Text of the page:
For a brief introduction to the history
of India during the 17th century please refer to the introductory notes on Bernier.
Manucci was a native of Venice. He reached India in 1656. He was an artillaryman
in Dara's army and managed to attach himself in disguise to Aurengzeb's
army. He subsequently took up residence in the Mongol court and had
various positions of responsibility in the Mongol court (which included serving
as a physician in 1670's). He practically spent a life time in India and died in
Madras in the year 1717.
Here is Manucci's account of the
meeting to decide Prince Dara's fate at the court of Aurengzeb, because of the
different spelling of Eastern names, I have provided the uniform spelling and
explanations in sqaure brackets:
Storia Do Mogor
Translated by William Irvine
Vol II Page 337
A lying order was given after a few days
to it was intended to forward him (Dara) to the fortress of Gwaliyar [Goüaleor].
This was said solely in deference to the grief of the common people. Aurangzeb
[Aurengzeb or Orangzeb] had recourse to a pretext to discover the wishes of
those faithful to Prince Dara. This was by taking opinions of the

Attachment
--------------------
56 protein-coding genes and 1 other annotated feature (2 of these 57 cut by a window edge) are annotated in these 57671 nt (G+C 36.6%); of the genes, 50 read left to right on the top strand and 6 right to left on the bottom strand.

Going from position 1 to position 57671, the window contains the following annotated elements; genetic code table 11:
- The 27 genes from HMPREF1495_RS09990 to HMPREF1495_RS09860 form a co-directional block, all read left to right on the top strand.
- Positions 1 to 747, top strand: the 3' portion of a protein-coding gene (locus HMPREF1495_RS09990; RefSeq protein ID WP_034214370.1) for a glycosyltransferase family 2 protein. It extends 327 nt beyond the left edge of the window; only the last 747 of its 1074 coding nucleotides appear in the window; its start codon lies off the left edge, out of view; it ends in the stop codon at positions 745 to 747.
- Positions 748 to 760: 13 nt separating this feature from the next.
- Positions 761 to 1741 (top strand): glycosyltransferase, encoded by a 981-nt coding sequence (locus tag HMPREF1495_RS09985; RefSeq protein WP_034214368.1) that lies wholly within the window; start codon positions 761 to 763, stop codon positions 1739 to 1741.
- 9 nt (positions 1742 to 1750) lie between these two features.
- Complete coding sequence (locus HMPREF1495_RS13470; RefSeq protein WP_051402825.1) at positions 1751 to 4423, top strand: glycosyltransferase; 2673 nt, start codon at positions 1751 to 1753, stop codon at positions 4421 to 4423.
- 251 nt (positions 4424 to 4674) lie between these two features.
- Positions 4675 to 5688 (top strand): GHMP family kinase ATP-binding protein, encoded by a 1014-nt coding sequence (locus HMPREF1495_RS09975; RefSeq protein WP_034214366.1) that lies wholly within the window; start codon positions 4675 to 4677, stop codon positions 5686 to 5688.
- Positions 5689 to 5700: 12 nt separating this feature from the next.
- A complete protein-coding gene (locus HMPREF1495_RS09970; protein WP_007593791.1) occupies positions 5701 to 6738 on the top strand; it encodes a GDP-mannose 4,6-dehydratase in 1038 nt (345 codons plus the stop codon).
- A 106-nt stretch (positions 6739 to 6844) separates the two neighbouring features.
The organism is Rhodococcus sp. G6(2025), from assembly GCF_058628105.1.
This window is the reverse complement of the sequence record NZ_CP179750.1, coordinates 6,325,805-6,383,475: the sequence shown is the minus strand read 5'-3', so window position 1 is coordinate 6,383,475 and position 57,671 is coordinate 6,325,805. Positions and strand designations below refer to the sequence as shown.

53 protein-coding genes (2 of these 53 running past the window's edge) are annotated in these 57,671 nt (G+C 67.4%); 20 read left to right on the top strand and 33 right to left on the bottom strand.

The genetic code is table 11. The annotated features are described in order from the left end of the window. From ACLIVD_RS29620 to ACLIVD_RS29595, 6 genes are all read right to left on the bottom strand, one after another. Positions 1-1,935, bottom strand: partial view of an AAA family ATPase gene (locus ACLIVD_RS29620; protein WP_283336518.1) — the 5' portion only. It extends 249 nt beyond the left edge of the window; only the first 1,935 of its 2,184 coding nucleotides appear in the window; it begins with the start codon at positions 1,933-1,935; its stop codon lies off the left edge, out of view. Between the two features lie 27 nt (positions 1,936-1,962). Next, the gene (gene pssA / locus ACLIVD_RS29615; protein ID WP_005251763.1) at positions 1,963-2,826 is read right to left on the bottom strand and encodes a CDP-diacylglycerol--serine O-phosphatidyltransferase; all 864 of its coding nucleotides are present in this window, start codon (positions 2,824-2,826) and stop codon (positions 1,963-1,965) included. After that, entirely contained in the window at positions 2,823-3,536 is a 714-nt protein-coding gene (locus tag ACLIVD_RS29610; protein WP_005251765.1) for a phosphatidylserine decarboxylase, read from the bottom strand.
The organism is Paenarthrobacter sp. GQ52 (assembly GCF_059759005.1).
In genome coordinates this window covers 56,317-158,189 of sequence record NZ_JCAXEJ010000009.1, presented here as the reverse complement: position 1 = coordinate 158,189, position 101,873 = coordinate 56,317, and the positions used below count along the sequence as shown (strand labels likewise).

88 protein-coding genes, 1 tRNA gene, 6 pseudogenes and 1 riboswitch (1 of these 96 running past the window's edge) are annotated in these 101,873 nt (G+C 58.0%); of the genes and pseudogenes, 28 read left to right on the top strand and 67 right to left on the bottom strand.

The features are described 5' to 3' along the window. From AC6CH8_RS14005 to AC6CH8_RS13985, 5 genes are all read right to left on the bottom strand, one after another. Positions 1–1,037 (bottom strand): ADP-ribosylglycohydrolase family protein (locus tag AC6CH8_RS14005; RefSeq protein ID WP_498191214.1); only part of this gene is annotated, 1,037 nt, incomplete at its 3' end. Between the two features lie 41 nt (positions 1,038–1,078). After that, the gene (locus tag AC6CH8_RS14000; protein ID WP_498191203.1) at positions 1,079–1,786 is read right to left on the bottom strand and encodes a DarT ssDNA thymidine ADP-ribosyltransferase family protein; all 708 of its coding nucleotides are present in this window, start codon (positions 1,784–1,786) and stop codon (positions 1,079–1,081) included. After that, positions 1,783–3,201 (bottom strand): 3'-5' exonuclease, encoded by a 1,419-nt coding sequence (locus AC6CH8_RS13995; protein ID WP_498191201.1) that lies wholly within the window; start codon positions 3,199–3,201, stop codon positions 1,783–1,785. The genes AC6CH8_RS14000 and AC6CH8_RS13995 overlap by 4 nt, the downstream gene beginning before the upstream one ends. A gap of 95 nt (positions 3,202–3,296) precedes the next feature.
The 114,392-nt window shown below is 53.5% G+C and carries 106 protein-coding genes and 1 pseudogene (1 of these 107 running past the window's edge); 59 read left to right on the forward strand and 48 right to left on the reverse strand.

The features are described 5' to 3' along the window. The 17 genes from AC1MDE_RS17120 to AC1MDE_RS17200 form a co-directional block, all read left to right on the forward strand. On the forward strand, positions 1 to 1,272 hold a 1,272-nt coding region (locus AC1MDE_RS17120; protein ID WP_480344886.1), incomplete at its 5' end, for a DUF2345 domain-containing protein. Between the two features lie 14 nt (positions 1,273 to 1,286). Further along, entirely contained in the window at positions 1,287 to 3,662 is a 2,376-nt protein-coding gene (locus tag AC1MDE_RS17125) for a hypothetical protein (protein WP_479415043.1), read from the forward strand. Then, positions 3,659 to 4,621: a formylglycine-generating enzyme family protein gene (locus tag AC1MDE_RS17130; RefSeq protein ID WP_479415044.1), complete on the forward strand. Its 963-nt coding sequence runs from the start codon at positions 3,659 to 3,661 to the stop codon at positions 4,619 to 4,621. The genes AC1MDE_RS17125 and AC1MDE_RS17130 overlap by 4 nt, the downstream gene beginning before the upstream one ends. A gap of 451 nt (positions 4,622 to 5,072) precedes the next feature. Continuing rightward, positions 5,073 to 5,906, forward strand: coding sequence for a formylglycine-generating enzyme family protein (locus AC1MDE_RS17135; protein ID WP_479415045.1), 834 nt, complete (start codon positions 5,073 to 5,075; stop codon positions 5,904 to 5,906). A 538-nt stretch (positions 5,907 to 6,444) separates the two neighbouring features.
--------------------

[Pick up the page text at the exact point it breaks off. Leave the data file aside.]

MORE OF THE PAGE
principle men. He asked from all of them advice as to what was the best thing,
whether to kill Dara or send him to hte fortress of Gwaliyar. In his own
minds je jad firmly resolved to have his prisoner's life taken. As the
nobles knew this damnable wish of Aurangzeb, the proposition made being only a
feigned deference to them, all of them were of the opinion that the unfortunate
prince must die, alleging as reason that if he did not die the people would be
efver looking for his release. Thus would his majesty never be well
served; and, further, his death was required by reason of his being an idolater,
without any religion, and an enemy of the Mahomedan [moslem] faith.
Danishbandcan (Danishmand Khan)193[Daneshmand
Khan] alone did not shre this opinion, athough in no way attached to Dara.
Those who most insisted that the Prince should be put to death were Shaistah
Khan [Shayesteh Khan uncle of Aurengzeb], Muhammad Amin Khan, Bahadur Khan, and
the physician Daut (Da,ud)194 [Mohammad Davood Hakim entitled
Tagharrob Khan] . The last named in a short time saw himself in disgrace with
Aurangzeb, and died miserably : God's chastisement being that he who so actively
procured another's death to please his master, should by means of the same
master come speedily and miserably to his own end. She who more than
all the rest clamoured for the death of Dara was Roshan Ara Begam [Begum], his
sister but his mortal enemy. She died, as I shall relate, by poison
administered to her by her well-beloved brother -i.e., Aurangzeb.
Aurangzeb, who desired nothing more ardently than the death of Dara, was
delighted at the opinion of the nobles.
193. Bernier's Patron and 'Agha'
[master], see Travels page 100.
194. Hakim Da,ud or Taqarrub Kahn [Hakim Davood or Tagharrob Khan] (see
Bernier, 'Travels' 100 and note 2). He died 1073H (1662-3) (see the
'M.ul--U.,'i. 490, and Tarikh-i-Muhammadi,' relying on 'Ma,asir-i-Alamgiri').
Dara was killed on the orders of
Aurangzeb in October of 1659.